The effects of mindfulness-based interventions for health and social care undergraduate students

Health and social care undergraduate students experience stress due to high workloads and pressure to perform | Psychology, Health & Medicine

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Consequences include depression and burnout. Mindfulness may be a suitable way to reduce stress in health and social care degree courses. The objective of this systematic review is to identify and critically appraise the literature on the effects of Mindfulness-Based Interventions for health and social care undergraduate students.

PubMed, EMBASE, Psych Info, CINAHL, The Cochrane Library and Academic Search Complete were searched from inception to 21st November 2016. Studies that delivered Mindfulness-Based Stress Reduction, Mindfulness-Based Cognitive Therapy, or an intervention modelled closely on these, to health or social care undergraduate students were included. Eleven studies, representing medicine, nursing and psychology students met the inclusion criteria. The most commonly used measurement tools were; the Five Facet Mindfulness Questionnaire and the General Health Questionnaire.

Short term benefits relating to stress and mood were reported, despite all but one study condensing the curriculum. Gender and personality emerged as factors likely to affect intervention results. Further research with long-term follow-up is required to definitively conclude that mindfulness is an appropriate intervention to mentally prepare health and social care undergraduate students for their future careers.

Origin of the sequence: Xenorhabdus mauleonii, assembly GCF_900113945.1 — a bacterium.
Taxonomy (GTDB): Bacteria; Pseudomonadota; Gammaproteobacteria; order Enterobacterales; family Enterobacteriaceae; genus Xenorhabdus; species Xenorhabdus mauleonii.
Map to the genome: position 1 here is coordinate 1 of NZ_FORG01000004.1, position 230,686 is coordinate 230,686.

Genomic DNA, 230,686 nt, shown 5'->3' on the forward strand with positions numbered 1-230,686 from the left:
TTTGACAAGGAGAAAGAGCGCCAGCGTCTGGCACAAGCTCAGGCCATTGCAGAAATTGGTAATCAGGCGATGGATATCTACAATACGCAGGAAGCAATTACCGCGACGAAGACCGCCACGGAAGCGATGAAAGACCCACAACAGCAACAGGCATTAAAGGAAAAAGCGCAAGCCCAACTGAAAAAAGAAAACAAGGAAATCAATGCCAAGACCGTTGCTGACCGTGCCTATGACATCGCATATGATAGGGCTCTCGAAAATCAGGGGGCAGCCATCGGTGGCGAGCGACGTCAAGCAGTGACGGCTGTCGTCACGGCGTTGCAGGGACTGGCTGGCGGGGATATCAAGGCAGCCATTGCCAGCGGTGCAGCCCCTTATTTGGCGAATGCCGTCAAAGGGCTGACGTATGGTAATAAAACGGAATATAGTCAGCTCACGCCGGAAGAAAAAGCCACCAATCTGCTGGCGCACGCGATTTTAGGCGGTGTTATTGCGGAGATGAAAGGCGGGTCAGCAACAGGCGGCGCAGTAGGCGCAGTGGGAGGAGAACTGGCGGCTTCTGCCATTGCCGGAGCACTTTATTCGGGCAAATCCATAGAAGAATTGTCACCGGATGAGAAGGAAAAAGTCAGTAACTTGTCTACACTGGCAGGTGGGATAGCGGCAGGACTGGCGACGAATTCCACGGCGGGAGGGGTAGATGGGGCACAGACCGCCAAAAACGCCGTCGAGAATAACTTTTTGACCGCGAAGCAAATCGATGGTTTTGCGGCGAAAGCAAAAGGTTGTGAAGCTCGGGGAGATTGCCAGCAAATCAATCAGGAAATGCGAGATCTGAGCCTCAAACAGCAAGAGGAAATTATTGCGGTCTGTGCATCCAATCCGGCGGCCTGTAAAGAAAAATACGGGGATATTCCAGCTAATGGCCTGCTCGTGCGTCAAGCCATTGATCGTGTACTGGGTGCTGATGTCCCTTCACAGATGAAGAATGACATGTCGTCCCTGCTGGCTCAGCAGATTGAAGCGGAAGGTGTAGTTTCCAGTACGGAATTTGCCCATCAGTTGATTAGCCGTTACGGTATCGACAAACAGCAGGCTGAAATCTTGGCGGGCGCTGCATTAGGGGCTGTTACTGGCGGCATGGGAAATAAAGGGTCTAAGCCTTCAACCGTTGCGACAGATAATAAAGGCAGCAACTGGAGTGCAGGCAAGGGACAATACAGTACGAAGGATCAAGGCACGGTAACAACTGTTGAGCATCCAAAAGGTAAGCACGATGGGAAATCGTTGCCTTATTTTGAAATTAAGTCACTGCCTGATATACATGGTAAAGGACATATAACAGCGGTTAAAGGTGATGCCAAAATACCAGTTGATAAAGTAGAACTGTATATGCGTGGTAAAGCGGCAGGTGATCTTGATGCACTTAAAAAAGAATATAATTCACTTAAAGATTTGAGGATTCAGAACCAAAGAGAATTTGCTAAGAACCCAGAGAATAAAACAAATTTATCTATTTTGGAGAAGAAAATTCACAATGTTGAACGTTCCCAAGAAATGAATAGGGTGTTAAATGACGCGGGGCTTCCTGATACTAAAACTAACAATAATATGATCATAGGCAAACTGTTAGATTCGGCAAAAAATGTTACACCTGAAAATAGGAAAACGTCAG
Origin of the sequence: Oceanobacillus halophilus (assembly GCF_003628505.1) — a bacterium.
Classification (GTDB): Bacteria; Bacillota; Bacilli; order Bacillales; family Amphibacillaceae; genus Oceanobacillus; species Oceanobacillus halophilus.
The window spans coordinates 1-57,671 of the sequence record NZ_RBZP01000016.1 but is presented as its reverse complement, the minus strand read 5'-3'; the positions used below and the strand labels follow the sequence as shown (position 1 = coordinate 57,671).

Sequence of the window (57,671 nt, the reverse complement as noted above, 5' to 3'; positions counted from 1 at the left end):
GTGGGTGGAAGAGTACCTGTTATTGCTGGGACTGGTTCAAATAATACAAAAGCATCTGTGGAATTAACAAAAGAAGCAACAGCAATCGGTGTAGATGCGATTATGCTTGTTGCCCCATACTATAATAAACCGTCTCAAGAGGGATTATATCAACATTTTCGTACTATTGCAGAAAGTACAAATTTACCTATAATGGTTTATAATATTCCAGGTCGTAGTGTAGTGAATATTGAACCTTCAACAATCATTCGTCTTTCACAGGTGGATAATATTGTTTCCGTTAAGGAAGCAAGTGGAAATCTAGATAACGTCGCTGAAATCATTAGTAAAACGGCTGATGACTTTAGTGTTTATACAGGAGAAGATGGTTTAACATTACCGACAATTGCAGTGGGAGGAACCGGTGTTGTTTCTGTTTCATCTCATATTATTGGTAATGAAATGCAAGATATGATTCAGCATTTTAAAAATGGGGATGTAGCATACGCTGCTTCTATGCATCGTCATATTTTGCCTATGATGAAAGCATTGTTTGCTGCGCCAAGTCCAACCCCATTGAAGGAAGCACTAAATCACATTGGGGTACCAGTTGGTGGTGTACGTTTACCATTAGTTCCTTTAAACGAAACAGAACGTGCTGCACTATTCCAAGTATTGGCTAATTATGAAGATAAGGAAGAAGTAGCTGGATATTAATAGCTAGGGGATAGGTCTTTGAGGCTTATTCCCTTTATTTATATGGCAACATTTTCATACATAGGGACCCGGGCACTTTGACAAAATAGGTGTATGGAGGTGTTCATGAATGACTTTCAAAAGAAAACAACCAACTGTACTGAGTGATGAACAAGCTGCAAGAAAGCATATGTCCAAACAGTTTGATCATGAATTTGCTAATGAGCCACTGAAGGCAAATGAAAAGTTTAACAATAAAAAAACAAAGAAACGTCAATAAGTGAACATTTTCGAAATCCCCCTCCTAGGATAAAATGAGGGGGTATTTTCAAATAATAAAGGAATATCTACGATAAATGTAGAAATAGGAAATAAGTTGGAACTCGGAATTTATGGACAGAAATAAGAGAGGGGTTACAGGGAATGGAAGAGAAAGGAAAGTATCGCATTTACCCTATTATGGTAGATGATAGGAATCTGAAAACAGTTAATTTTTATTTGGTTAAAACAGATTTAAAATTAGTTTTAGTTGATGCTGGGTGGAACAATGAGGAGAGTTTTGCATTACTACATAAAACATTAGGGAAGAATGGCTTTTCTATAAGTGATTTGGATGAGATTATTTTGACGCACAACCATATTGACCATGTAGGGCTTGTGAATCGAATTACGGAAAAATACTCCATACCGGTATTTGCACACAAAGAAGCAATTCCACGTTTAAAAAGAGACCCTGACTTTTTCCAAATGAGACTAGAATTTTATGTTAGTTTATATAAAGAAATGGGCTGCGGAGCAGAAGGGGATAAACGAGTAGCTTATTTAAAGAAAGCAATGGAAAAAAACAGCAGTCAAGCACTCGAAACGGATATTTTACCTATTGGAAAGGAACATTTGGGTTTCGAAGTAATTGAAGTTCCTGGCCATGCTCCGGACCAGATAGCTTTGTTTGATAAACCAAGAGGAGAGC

Full reference: O’Driscoll, M. et al. (2017) The effects of mindfulness-based interventions for health and social care undergraduate students – a systematic review of the literature. Psychology, Health & Medicine. Vol. 22 (Issue 7) pp. 851-865

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Enhancing Patient Safety Through Physician Health and Well-being Research.

Keeping medical practitioners healthy is an important consideration for workforce satisfaction and retention, as well as public safety | Journal of Patient Safety

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However, there is limited evidence demonstrating how to best care for this group. The absence of data is related to the lack of available funding in this area of research. Supporting investigations that examine physician health often “fall through the cracks” of traditional funding opportunities, landing somewhere between patient safety and workforce development priorities. To address this, funders must extend the scope of current grant opportunities by broadening the scope of patient safety and its relationship to physician health. Other considerations are allocating a portion of doctors’ licensing fees to support physician health research and encourage researchers to collaborate with interested stakeholders who can underwrite the costs of studies. Ultimately, funding studies of physician health benefits not only the community of doctors but also the millions of patients receiving care each year.

Full reference: Brooks, E. et al. (2017) Investing in Physicians Is Investing in Patients: Enhancing Patient Safety Through Physician Health and Well-being Research. Journal of Patient Safety: Published online: July 20, 20.7